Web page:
One type of frequently executed spatial operation is to identify the nearest feature or nearest features with respect to an existing feature or specific location. For example, find the nearest gas station based upon my current location.
Presently, the st_geometry implementation for Oracle does not provide a nearest operator to provide this information.
Instructions provided in this knowledge base article describe how a SQL statement can be written to identify the nearest feature or features with respect to an existing feature or specific location.
If the objective is to find the nearest restaurant to a specific address, the question can be answered by writing a SQL statement with the st_buffer, st_intersects operator, and Oracle rownum function.
SQL> SELECT name
3 (SELECT a.name NAME
4 FROM restaurants a, address_pnt b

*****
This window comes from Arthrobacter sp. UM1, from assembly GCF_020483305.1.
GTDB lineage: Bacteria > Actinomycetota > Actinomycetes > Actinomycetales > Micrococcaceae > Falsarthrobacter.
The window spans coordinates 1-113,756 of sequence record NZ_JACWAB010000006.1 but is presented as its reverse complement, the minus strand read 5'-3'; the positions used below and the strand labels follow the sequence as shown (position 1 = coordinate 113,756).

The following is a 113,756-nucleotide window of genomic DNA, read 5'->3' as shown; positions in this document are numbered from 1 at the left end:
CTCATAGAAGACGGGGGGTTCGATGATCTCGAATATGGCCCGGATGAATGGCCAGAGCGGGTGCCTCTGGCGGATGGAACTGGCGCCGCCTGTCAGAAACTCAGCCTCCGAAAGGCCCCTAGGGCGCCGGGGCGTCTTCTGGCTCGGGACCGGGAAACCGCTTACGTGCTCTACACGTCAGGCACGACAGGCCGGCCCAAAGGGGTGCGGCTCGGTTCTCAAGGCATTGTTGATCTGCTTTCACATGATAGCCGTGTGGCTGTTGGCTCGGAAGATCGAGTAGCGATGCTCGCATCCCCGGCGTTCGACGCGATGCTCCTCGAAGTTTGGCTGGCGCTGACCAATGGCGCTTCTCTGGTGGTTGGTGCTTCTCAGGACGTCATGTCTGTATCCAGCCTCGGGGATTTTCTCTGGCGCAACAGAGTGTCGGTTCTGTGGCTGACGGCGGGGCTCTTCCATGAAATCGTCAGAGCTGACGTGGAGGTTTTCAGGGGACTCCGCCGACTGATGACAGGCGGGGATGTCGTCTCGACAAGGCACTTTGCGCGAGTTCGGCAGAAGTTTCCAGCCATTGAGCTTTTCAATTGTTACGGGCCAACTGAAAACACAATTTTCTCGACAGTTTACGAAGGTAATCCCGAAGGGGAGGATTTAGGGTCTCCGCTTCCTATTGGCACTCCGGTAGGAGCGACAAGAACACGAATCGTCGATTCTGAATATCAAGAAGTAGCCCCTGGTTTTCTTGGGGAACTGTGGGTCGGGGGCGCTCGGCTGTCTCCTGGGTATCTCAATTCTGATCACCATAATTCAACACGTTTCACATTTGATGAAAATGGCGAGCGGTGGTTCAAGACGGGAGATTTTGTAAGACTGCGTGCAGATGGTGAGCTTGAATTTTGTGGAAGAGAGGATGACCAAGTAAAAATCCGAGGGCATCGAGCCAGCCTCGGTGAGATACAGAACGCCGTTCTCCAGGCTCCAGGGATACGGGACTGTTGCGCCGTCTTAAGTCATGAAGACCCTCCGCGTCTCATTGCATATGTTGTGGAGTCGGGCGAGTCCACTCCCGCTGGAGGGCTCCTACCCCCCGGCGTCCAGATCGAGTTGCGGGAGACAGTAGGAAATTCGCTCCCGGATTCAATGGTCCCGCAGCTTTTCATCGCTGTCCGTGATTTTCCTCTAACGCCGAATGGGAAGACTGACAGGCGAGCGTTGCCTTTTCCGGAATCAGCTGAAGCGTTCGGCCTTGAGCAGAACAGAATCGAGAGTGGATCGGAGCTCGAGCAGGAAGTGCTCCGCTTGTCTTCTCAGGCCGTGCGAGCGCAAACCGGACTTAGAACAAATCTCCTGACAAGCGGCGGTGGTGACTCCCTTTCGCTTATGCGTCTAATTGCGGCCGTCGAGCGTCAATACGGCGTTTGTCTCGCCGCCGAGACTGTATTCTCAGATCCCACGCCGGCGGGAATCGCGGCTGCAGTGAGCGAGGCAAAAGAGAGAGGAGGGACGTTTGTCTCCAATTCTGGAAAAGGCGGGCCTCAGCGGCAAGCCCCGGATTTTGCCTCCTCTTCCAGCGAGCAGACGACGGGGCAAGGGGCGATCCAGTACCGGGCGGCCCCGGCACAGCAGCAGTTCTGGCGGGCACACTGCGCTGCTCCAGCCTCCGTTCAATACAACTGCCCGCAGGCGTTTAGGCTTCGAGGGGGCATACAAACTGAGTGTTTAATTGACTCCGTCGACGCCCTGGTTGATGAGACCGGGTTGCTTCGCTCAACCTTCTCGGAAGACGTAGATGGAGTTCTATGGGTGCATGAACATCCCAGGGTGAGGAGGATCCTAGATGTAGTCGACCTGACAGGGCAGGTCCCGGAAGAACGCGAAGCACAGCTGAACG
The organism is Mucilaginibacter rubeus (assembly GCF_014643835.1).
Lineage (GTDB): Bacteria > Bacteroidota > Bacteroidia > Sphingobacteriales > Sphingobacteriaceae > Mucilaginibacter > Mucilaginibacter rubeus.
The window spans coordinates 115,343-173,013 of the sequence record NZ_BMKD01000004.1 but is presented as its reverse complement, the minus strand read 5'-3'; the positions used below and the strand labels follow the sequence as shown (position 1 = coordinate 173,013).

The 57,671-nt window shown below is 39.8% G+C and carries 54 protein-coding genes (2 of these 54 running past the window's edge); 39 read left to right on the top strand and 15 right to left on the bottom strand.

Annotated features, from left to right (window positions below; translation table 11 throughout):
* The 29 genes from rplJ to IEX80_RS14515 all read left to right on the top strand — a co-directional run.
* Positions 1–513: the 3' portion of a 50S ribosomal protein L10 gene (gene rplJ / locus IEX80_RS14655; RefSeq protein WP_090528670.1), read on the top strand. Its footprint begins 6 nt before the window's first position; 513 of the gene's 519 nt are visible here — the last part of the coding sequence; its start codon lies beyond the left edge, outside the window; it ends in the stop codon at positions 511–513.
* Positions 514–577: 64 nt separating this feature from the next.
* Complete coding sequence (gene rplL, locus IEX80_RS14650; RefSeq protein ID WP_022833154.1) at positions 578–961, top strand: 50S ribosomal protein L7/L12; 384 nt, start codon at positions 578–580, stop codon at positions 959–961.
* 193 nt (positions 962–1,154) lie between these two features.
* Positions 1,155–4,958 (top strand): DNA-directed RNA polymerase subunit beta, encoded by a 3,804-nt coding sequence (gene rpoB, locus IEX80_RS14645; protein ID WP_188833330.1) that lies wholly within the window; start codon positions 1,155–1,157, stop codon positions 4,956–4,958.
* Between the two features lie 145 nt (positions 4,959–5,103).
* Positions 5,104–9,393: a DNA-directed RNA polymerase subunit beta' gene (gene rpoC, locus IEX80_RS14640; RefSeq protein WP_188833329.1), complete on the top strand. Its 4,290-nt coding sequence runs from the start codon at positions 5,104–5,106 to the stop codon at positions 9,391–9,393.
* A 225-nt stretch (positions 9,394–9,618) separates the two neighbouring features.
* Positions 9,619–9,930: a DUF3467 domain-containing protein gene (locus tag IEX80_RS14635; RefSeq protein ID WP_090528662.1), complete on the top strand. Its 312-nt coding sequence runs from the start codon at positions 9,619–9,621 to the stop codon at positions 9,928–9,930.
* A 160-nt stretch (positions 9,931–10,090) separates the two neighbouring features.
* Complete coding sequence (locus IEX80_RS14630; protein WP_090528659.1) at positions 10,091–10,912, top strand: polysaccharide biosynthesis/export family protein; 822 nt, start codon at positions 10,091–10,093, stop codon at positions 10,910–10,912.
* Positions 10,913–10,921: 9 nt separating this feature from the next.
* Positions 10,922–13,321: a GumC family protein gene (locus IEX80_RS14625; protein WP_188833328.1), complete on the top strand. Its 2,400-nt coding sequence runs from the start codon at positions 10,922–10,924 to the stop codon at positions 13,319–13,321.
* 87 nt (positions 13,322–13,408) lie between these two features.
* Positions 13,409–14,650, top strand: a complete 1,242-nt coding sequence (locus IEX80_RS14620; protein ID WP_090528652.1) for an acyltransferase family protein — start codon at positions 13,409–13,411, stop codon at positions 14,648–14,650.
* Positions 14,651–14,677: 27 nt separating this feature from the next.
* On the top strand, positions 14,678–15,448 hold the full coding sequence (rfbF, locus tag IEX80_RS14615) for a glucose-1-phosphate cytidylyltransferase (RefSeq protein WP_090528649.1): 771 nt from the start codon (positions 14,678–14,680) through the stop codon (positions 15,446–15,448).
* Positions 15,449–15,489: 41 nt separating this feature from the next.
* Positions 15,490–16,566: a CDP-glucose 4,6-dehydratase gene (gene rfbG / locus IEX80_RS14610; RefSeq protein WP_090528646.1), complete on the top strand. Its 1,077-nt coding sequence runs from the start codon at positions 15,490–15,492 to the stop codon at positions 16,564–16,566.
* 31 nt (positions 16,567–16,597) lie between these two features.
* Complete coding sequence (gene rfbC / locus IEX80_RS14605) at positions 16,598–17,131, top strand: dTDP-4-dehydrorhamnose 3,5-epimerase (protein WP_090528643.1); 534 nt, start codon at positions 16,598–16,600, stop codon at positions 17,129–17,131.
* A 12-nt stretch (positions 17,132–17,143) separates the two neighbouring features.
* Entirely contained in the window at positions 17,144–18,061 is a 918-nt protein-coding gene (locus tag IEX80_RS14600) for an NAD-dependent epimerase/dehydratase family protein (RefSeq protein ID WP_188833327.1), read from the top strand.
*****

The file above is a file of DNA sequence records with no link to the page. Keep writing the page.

5 WHERE b.id = 9482
6 AND sde.st_intersects(a.shape, sde.st_buffer(b.shape, 1000)) = 1
7 ORDER BY sde.st_distance(a.shape,b.shape))
8 WHERE ROWNUM = 1;
The query uses an in-line view to first return all restaurants that intersect the buffered address_pnt and orders all the intersecting restaurants by the distance from the address_pnt. The outer query then applies the rownum = 1 filter to the result set to return just the first row in the result set (which will be the nearest restaurant).
If the objective is to return n number of nearest features, increase the value for rownum to the number of results required.
The only variable in this approach of using st_buffer and st_intersects is determining the best distance to buffer the input geometry. A value to small may result in no intersecting rows, and a value to large may result in too many intersecting rows, which adds time for the query to execute.
Understanding the data distribution and the average distance between features is the best method for determining what value should be specified for the sde.st_buffer step.